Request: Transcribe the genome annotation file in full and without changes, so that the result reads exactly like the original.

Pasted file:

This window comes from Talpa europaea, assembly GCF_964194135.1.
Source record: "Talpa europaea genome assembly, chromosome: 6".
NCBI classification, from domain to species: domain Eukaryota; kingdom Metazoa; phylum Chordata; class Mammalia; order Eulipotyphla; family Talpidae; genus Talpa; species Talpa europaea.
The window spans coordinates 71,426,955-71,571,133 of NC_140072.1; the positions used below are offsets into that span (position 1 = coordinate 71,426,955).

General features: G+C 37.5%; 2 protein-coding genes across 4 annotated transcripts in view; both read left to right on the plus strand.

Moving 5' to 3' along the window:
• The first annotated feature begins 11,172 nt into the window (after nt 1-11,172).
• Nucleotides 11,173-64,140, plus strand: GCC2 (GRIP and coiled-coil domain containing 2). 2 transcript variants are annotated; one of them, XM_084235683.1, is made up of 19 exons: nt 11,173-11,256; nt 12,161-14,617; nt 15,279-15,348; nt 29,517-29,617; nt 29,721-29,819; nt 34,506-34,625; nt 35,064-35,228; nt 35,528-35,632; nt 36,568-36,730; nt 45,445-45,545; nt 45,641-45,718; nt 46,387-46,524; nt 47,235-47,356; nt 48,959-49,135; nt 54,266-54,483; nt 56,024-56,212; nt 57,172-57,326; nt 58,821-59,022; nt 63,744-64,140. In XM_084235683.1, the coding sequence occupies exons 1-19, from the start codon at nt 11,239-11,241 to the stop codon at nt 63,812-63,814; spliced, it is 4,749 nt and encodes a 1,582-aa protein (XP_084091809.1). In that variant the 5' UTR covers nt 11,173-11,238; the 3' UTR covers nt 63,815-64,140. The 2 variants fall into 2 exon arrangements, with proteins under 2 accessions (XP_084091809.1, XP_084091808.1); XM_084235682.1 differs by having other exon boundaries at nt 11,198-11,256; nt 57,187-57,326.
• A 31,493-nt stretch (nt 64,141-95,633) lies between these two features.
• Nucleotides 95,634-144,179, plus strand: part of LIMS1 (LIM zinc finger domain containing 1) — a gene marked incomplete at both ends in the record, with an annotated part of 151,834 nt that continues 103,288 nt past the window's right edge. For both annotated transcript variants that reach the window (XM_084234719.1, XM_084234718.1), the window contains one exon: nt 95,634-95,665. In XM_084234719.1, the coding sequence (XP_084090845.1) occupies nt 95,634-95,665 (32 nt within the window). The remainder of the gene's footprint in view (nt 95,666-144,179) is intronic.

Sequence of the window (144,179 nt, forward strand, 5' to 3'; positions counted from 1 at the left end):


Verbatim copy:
This window comes from Talpa europaea, assembly GCF_964194135.1.
Source record: "Talpa europaea genome assembly, chromosome: 6".
NCBI classification, from domain to species: domain Eukaryota; kingdom Metazoa; phylum Chordata; class Mammalia; order Eulipotyphla; family Talpidae; genus Talpa; species Talpa europaea.
The window spans coordinates 71,426,955-71,571,133 of NC_140072.1; the positions used below are offsets into that span (position 1 = coordinate 71,426,955).

General features: G+C 37.5%; 2 protein-coding genes across 4 annotated transcripts in view; both read left to right on the plus strand.

Moving 5' to 3' along the window:
• The first annotated feature begins 11,172 nt into the window (after nt 1-11,172).
• Nucleotides 11,173-64,140, plus strand: GCC2 (GRIP and coiled-coil domain containing 2). 2 transcript variants are annotated; one of them, XM_084235683.1, is made up of 19 exons: nt 11,173-11,256; nt 12,161-14,617; nt 15,279-15,348; nt 29,517-29,617; nt 29,721-29,819; nt 34,506-34,625; nt 35,064-35,228; nt 35,528-35,632; nt 36,568-36,730; nt 45,445-45,545; nt 45,641-45,718; nt 46,387-46,524; nt 47,235-47,356; nt 48,959-49,135; nt 54,266-54,483; nt 56,024-56,212; nt 57,172-57,326; nt 58,821-59,022; nt 63,744-64,140. In XM_084235683.1, the coding sequence occupies exons 1-19, from the start codon at nt 11,239-11,241 to the stop codon at nt 63,812-63,814; spliced, it is 4,749 nt and encodes a 1,582-aa protein (XP_084091809.1). In that variant the 5' UTR covers nt 11,173-11,238; the 3' UTR covers nt 63,815-64,140. The 2 variants fall into 2 exon arrangements, with proteins under 2 accessions (XP_084091809.1, XP_084091808.1); XM_084235682.1 differs by having other exon boundaries at nt 11,198-11,256; nt 57,187-57,326.
• A 31,493-nt stretch (nt 64,141-95,633) lies between these two features.
• Nucleotides 95,634-144,179, plus strand: part of LIMS1 (LIM zinc finger domain containing 1) — a gene marked incomplete at both ends in the record, with an annotated part of 151,834 nt that continues 103,288 nt past the window's right edge. For both annotated transcript variants that reach the window (XM_084234719.1, XM_084234718.1), the window contains one exon: nt 95,634-95,665. In XM_084234719.1, the coding sequence (XP_084090845.1) occupies nt 95,634-95,665 (32 nt within the window). The remainder of the gene's footprint in view (nt 95,666-144,179) is intronic.

Sequence of the window (144,179 nt, forward strand, 5' to 3'; positions counted from 1 at the left end):